Private 41493 Albert Edward Naylor

Naylor Albert 96 400x600

Killed in Action on Sunday, 8th August 1918, age 18.
Buried in Grave IV. C. 13. at Vieille-Chapelle New Military Cemetery, Lacouture, Pas De Calais, France.

1st Bn., King's Own (Royal Lancaster Regiment). 12th Brigade of 4th Division.

Son of Amy Naylor, of 147, Dudley Road, Tividale, Tipton, and the late John Henry Naylor.
Born: Birmingham, Enlisted: Wolverhampton, Resident: Unknown.

First landed France & Flanders, post 31st December 1915.
Medal entitlement: British War Medal, Victory Medal.
Soldier's Papers at National Archives did not survive.

Commemorated on the St. Augustine's Memorial.
Commemorated here because identified as Tipton on Commonwealth War Graves site.

Link to Commonwealth War Graves Site: www.cwgc.org/find-war-dead/casualty/280496/

Genealogical Data

Birth of Albert Edward Naylor registered December quarter 1899 in Kings Norton.

1901 Census
147 Dudley Road, Tividale, Dudley, Worcs.
John Henry Naylor (25, Carpenter, born Dudley), his wife Amy (23, born Smethwick), and their 2 children: Elsie May (2, born Smethwick), and Albert Edward (1, born Smethwick).

1911 Census
147 Dudley Road, Tividale, Dudley, Worcs.
John Henry Naylor (34, Carpenter, born Dudley), his wife Amy (33, born Smethwick), and their 4 surviving children of 5: Elsie May (12, School, born Smethwick), Albert Edward (11, School, born Smethwick), Amy (7, School, born Darlaston), and Wilfred Arthur (4, School, born Wednesbury).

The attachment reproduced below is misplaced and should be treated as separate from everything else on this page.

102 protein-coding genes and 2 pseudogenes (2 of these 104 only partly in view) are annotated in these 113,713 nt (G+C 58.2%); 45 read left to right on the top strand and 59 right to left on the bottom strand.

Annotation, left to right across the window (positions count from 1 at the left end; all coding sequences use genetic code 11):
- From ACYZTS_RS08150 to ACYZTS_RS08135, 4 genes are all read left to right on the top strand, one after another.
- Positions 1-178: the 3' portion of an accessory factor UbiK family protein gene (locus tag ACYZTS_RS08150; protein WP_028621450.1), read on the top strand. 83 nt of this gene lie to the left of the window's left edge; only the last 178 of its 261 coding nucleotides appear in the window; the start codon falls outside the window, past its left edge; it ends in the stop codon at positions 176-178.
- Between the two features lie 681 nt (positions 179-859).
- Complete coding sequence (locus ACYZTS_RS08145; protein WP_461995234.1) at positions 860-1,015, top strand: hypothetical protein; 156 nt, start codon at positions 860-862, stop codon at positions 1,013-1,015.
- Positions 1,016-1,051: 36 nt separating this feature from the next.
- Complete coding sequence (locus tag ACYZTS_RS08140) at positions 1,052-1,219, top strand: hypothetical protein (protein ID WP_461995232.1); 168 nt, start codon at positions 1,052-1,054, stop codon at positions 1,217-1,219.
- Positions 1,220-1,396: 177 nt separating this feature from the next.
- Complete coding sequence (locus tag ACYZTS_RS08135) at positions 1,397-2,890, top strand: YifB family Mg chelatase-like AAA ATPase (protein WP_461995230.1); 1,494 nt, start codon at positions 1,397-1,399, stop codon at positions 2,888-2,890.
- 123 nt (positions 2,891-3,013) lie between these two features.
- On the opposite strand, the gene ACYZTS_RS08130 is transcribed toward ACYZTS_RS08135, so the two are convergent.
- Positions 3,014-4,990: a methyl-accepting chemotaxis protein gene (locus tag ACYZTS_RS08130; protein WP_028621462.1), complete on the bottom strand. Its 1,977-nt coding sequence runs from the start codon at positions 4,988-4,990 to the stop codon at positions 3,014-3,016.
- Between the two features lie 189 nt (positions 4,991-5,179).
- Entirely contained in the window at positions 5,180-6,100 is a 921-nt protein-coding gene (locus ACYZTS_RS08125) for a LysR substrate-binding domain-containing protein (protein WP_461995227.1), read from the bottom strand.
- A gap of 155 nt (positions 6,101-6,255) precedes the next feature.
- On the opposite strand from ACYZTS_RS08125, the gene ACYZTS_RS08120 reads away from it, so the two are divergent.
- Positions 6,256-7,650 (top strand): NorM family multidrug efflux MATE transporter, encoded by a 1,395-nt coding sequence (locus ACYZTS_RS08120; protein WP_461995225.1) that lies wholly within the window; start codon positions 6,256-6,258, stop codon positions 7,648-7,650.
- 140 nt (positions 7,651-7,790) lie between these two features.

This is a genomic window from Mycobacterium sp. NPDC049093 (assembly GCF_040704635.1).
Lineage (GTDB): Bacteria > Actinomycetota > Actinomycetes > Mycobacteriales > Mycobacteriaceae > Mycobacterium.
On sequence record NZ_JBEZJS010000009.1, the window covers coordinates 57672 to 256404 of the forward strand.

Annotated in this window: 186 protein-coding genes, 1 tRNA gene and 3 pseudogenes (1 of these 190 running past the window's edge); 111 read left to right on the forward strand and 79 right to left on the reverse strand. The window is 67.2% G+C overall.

Personal Data

Albert Naylor is included here because his address, Dudley Road, Tividale, is on the Tipton/Dudley border. Tipton is included on his entry on the CWGC, so he is included here. He is also commemorated on the Tividale Roll of Honour.

After Albert's death, his outstanding army pay and allowances amounted to £5/2/1d (5 pounds, 2 shillings and 1 penny); this was paid to his father, John Henry, in April 1919. His War Gratuity was £3/0/0d (3 pounds exactly), this was paid to his mother, Amy, in December 1919. The value of the War Gratuity suggests that Albert had enlisted within the previous 12 months.

Action resulting in his death

During the months of July and August 1918, the 1st King’s Own (Royal Lancaster) Regiment were located near the town of Mont Bernachon, just north of the La Bassee canal, and about 4 miles north of Bethune.

On the night of the 3rd/4th August, they moved back into the front line with their reserves just behind in Pacaut Wood. During the next week, the 1st King’s Own pushed forward numerous patrols and attempted to improve their line.

The War Diary of the 1st King’s Own (Royal Lancaster) Regiment for the 8th August records:
“Night of 7/8th ‘D’ Company was relieved by ‘C’ Company on left front. Morning of 8th at ‘Stand To’, 2/Lieut D. DAVIES was wounded by sniper. At 3.30pm. ‘C’ Company and flank Units pushed forward to a line nearer river TURBEAUTE. Machine Gun fire during this operation caused some casualties.”

On that day 6 men of the 1st King’s Own lost their lives, one them was Albert Naylor. Albert was initially buried about a mile to the east of Mont Bernachon, along with a comrade Frank Priestly. In September 1919, both of the men were exhumed and re-buried in Vieille-Chapelle New Military Cemetery, Lacouture.

Newspaper Cuttings